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Then I mounted the 45 lb. machine, which involves pushing your leg above the lowered top tube rather than throwing a leg over and which actually seems harder to do.  Immediately I noticed the terrible handling – a result of ill conceived frame geometry for a bike which is designed to carry its weight on the front.  The bike wobbled around as I got underway, and I felt like a novice cyclist rather than the experienced rider that I am.  Once moving, I was okay, but anytime I put my foot down the bad geometry kicked in and the bike weaved from side to side. But, as with any bike, you can adapt to strange handling characteristics with enough saddle time.  I’m not sure I really want any more saddle time on these bikes, though.  My 1950 Raleigh Sports Tourist, which also weighs 45 lbs is an absolute gem in comparison, being well balanced, easy to handle, and with an amazingly comfortable, if upright, riding position.

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These bikes, provided by Social Bicycles, aka SoBi, are equipped with a shaft drive and an internal Nexus 8 speed hub.  Having not ridden a shaft drive before, I was curious if I would notice any particular differences as compared to a chain drive.  And, I hadn’t tested the Shimano 8 speed internal hub, so I was also curious how this component would perform.  Since I needed to head over the to east side of Portland, that meant taking the Tilikum Crossing‘s mild but long hill in my work clothes.  These bikes have no bottle cage, so even if I had a water bottle, it would not be readily accessible.  Riding east over the bridge, I was passed by ALL cyclists, and a few called out to ask me how I liked the ride.

I found the shaft drive to feel fairly normal, but the Nexus hub seemed to have a lot of inefficiency in the lower gears.  I only engaged the 4th and 3rd gears of the hub, but those gears felt so compromised that I ended up stomping up the hill in a higher gear so I could avoid the sluggish feeling that the hub offered in the lower gears.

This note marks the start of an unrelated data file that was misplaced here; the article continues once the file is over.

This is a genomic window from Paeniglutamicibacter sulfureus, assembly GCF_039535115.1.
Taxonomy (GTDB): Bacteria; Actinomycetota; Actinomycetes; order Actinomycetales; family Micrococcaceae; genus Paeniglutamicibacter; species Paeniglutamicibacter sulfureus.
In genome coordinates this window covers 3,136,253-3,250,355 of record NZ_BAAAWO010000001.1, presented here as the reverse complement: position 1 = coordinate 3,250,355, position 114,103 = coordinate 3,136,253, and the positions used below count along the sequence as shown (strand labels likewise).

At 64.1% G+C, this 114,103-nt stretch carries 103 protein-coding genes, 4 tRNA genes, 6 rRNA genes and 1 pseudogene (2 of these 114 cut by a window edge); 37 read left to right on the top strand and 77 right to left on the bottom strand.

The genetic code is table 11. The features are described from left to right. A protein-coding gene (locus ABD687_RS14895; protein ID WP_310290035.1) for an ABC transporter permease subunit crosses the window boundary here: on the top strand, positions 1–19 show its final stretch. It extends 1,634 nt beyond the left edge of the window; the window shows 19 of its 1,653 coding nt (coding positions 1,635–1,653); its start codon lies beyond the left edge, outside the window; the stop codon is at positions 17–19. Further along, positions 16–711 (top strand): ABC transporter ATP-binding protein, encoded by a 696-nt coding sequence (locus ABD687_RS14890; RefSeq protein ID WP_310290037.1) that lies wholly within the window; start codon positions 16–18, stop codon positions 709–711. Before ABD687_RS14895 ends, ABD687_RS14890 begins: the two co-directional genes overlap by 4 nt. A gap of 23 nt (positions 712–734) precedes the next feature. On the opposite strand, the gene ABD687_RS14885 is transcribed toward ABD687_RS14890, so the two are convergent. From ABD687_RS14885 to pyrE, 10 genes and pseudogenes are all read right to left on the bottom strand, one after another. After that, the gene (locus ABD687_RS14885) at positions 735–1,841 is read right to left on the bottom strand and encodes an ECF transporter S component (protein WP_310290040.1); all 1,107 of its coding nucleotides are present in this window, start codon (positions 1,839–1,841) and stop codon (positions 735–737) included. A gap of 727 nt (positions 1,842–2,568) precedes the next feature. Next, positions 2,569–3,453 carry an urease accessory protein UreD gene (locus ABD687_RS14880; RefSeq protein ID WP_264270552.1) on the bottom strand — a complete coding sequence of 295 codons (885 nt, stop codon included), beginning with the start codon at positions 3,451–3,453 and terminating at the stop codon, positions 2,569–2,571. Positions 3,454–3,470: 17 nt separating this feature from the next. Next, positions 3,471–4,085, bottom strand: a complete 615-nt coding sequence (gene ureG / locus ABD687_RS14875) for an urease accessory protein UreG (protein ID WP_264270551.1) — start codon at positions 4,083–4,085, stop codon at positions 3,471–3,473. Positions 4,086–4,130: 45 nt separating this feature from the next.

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The Kenda tires were fine and seemed to absorb some road shock, but the High Nelly upright position made my back hurt right away.  The drum brakes required a lot of force to stop the bike quickly, making me think “whoa, Nelly!”.  At least there would be no danger of doing an endo on one of these machines.

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By the time I got to the east side of Portland, I couldn’t wait to scan the horizon for the first orangeness I could spot.  I ditched this bike at a Bikeshare rack along the Max line, and continued the rest of my journey via public transportation, having spent a total of $3.60 to rent the bike, and now spending another $2.50 to continue on my journey.  While on the bus, I sent an email to customer support to alert them to the seatpost QR issue.  A few hours later I received a response letting me know that if you encounter any mechanical issue with a bike, put it back in the rack and hit the “repair” button on the keypad and the bike will be taken out of service until the issue is resolved.

Who are these bikes for?  Well, maybe Nike can answer that question.  Portland is unique in that its Bike Share program is not funded with taxpayer dollars, but rather relies on the millions received from corporate sponsors.

Possibly, these bikes could be useful for inner city users who need a quick jaunt to areas not covered by public transportation.  The apps provided by SoBi worked extremely well for me, so the barriers to use involve not technology, but lack of access to technology.  And that will be my final criticism for this program.  Who is it helping?  Those who don’t really need help at all.